COAL: Ohio University gets a $2 million federal grant, and $2 million in matching funds, to help revive economies in coal-producing regions, another $22,000 goes to a technology center in Youngstown. (Columbus Dispatch, Youngstown Vindicator)

• Minnesota advocates say renewable energy will continue to grow in the state despite the loss of a law prohibiting the import of new coal-fired electricity. (ClimateWire)
• Executives at a gathering in southern Illinois say regulations are holding back their industry: “we would hope a Trump administration would pull the plug on the Clean Power Plan and the MATS rule.” (Carbondale Southern Illinoisan)
• A federal judge says an Illinois coal plant is emitting too much soot and orders a cleanup plan. (Associated Press)

***SPONSORED LINK: The Energy Storage Conference, August 30-31 at Argonne National Laboratory in Illinois, will discuss the past, present, and future of battery storage, with technological, regulatory, and marketplace perspectives. ***

DEVELOPMENT: Three Minnesota sites are eyed for major efforts toward net-zero development over the coming decades. (Midwest Energy News)

ETHANOL: A University of Michigan study to be released today says ethanol is worse for climate than gasoline. (Detroit Free Press)

NUCLEAR: An Illinois lawmaker says it doesn’t appear the state can follow New York’s path in supporting nuclear plants. (Illinois News Network)

MICHIGAN: Michigan’s top regulator says state lawmakers must tackle reliability and capacity issues or the state “would be dark” in ten years. (Detroit News)

• The Iowa Utilities Board will hold an emergency meeting today to hear concerns from landowners trying to stop Dakota Access pipeline construction. (Radio Iowa)
• A federal judge will rule Sept. 9 on an injunction filed by the Standing Rock Sioux tribe to stop the Dakota Access pipeline. (Bismarck Tribune)

FRACKING: An Ohio lawmaker says a bill to introduce new fracking regulations in the state is dead for this year. (Ashtabula Star Beacon)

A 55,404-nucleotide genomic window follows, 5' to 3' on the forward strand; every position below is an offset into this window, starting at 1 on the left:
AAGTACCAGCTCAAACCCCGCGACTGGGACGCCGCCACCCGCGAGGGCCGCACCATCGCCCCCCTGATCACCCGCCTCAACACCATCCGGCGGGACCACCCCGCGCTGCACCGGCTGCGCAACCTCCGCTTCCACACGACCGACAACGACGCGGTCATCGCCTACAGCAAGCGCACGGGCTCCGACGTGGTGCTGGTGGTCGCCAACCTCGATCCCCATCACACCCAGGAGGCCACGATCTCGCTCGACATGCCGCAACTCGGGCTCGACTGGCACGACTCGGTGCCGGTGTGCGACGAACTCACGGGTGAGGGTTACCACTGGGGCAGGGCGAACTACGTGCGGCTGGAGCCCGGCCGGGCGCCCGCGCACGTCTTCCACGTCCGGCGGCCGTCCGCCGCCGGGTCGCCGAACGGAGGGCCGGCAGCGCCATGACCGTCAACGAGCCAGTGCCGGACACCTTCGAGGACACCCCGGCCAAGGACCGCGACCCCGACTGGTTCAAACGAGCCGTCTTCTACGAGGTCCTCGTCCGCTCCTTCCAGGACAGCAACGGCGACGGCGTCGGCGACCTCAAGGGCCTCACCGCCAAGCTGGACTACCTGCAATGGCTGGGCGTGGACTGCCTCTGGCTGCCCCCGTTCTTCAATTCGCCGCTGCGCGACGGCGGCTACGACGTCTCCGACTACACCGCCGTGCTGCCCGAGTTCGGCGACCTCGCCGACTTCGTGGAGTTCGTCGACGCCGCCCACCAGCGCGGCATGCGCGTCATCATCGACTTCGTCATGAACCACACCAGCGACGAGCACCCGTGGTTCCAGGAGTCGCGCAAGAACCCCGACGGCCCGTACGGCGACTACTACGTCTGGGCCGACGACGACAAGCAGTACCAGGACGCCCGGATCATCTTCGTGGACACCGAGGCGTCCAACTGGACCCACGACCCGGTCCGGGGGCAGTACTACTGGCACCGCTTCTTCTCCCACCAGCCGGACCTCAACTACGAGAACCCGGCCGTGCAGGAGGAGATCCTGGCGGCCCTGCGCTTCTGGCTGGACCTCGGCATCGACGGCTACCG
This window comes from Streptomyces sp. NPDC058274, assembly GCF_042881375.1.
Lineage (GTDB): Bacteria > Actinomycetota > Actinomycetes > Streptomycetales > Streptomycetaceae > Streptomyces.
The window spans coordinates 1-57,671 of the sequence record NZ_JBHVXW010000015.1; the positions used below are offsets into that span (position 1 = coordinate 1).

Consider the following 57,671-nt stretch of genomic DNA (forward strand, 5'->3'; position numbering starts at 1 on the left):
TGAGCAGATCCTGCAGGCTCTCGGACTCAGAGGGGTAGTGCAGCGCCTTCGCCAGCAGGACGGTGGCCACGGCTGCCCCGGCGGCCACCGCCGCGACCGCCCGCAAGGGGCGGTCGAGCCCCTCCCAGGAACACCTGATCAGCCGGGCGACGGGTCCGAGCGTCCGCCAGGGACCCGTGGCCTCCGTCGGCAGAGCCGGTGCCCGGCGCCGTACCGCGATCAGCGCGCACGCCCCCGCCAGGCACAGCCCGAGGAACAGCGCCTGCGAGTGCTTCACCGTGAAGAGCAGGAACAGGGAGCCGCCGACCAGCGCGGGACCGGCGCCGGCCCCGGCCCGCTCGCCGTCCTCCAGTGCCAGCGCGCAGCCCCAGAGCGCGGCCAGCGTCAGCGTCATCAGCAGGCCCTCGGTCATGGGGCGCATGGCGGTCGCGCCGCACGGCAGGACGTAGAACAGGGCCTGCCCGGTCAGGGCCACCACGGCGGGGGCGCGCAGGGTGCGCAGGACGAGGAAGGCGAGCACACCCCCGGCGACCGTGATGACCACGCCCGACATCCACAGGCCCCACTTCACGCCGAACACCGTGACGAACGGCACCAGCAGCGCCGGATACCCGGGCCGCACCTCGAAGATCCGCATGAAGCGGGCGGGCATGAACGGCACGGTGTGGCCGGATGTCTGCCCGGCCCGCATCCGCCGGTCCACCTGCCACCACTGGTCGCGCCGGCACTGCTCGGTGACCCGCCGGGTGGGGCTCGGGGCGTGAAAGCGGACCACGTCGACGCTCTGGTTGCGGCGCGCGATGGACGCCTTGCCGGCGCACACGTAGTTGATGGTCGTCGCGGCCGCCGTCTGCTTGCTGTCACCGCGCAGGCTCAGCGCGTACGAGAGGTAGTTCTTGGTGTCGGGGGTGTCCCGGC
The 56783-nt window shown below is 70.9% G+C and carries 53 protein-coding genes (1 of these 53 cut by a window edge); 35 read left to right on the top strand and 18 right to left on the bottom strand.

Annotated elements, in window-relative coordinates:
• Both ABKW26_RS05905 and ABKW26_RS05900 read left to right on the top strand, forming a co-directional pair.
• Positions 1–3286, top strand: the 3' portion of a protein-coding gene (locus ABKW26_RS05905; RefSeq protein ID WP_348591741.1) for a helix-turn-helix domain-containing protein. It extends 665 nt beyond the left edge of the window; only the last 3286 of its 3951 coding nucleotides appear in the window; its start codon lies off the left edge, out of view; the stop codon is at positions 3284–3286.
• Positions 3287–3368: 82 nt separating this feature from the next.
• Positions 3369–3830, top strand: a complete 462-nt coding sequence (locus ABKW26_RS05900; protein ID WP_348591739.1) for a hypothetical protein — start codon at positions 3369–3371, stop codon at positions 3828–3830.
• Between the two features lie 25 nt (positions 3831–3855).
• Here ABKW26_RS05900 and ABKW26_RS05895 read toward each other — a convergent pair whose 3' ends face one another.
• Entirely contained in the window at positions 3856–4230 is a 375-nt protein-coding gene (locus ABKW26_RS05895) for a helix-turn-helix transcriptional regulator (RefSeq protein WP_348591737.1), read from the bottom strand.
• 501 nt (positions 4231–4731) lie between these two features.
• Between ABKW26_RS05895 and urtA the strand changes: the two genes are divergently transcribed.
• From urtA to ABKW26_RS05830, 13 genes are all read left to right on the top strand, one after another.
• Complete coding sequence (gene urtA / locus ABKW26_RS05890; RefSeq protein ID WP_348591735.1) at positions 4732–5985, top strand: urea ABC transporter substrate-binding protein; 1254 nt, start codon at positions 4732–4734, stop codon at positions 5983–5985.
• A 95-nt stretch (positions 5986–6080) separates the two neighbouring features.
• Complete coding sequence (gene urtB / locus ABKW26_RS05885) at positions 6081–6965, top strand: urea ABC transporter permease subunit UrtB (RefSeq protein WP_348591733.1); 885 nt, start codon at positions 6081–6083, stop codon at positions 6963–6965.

• Michigan cooperatives propose alternatives to net metering. (Traverse City Record-Eagle)
• Construction begins on South Dakota’s largest solar project, a 1 MW array near the Pierre airport. (Pierre Capital Journal)

• Hundreds pack a school gymnasium for a hearing on a proposed South Dakota wind farm. (Yankton Daily Press & Dakotan)
• Republican South Dakota Rep. Kristi Noem climbs a wind turbine, and says wind is “an important part of South Dakota’s diversified energy.” (Watertown Public Opinion)

GRID: Power producers are hoping a makeover of the Midwest grid operator’s capacity auction will make struggling power plants more viable. (Bloomberg)

***SPONSORED LINK: Accelerate the Clean Economy at VERGE (Santa Clara Convention Center, Sept. 19-22) to explore business opportunities and solutions at the intersection of technology and sustainability. Save 10% with code V16FE. ***

RENEWABLES: Companies in search of greener electricity are essentially becoming their own utilities. (New York Times)

• In Ohio, FirstEnergy “is shamelessly making a of mockery of traditional — and fair — utility regulation.” (Institute for Energy Economics and Financial Analysis)
• “We told you so” on higher electricity rates in Wisconsin. (Racine Journal Times)

Ken is the director of the Energy News Network at Fresh Energy and is a founding editor of both Midwest Energy News and Southeast Energy News. Prior to joining Fresh Energy, he was the managing editor for online news at Minnesota Public Radio. He started his journalism career in 2002 as a copy editor for the Duluth News Tribune before spending five years at the Spokesman-Review in Spokane, Washington, where he worked as a copy editor, online producer, features editor and night city editor. A Nebraska native, Ken has a bachelor's degree from the University of Nebraska-Lincoln and a master's degree from the University of Oregon. He is a member of the Society of Professional Journalists and Investigative Reporters and Editors.

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